International staff: 17
National staff: 16
MSF work in India over the last year was marked by devastating floods. A cyclone that struck India's Orissa state in October 1999 left at least 10,000 people dead, and many thousands more without shelter, food or medical facilities.
To prevent the spread of disease, MSF set up a surveillance and early warning system, later maintained in cooperation with the Orissa Health Service and Epicentre. MSF also provided medical care, water and sanitation facilities and shelter to some of the victims.
Fighting tuberculosis in crowded Mumbai
Since 1998, MSF has been part of the struggle against tuberculosis (TB) in Mumbai (Bombay), where 9,000 people die of the disease each year. In this densely populated city, home to 15 million people, TB poses a special threat if left undetected or untreated.
MSF works with the local health authorities as a technical advisor and implementing partner for a pilot project using the DOTS (Directly Observed Treatment Short Course) method, which requires direct supervision of patients while they take their medicine. Work (including upgrading laboratories, training health workers and sensitizing the private health sector) focuses on an area of about 570,000 people at the southern tip of the city.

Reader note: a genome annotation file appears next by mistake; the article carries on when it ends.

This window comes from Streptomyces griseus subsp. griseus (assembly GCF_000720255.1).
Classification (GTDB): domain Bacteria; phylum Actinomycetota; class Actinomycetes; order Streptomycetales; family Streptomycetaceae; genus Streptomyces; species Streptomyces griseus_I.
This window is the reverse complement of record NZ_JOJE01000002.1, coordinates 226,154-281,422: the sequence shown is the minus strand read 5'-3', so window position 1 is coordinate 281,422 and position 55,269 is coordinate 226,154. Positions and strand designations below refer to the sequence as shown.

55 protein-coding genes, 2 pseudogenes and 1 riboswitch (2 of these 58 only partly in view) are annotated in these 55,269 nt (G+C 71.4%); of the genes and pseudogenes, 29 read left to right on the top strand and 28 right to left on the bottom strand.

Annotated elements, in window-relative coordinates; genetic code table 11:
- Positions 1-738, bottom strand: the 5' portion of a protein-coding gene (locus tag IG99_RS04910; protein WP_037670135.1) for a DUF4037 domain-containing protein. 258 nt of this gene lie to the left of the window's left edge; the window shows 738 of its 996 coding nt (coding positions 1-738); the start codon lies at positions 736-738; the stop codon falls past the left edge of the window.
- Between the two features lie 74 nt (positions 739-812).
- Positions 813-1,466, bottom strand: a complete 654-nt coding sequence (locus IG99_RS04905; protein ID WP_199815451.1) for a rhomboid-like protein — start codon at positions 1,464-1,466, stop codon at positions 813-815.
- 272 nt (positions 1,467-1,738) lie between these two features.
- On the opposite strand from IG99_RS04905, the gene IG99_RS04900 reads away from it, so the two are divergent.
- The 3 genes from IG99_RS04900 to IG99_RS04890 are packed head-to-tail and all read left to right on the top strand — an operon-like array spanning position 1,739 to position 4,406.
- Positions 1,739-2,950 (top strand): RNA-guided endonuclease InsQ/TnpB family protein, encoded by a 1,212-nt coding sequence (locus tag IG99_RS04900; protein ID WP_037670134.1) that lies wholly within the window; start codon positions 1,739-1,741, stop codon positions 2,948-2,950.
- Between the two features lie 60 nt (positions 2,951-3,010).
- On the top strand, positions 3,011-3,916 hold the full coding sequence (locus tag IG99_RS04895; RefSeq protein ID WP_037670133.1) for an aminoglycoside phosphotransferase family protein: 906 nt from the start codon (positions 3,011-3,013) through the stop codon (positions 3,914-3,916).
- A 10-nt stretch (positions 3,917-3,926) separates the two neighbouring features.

Improving mental health in Jammu and Kashmir
In summer 2000, MSF began financing a community health project conducted by the Voluntary Health Association (VHA) in the Indian state of Jammu and Kashmir. MSF also began to support a mental health program in the region, where decades of violence have taken a toll on the psychological well-being of the population. The project, which will train grassroots counselors and general practitioners and work to increase the coping skills of the population, will also be carried out in cooperation with the VHA.
MSF hopes to begin a malaria program in Assam in late 2000.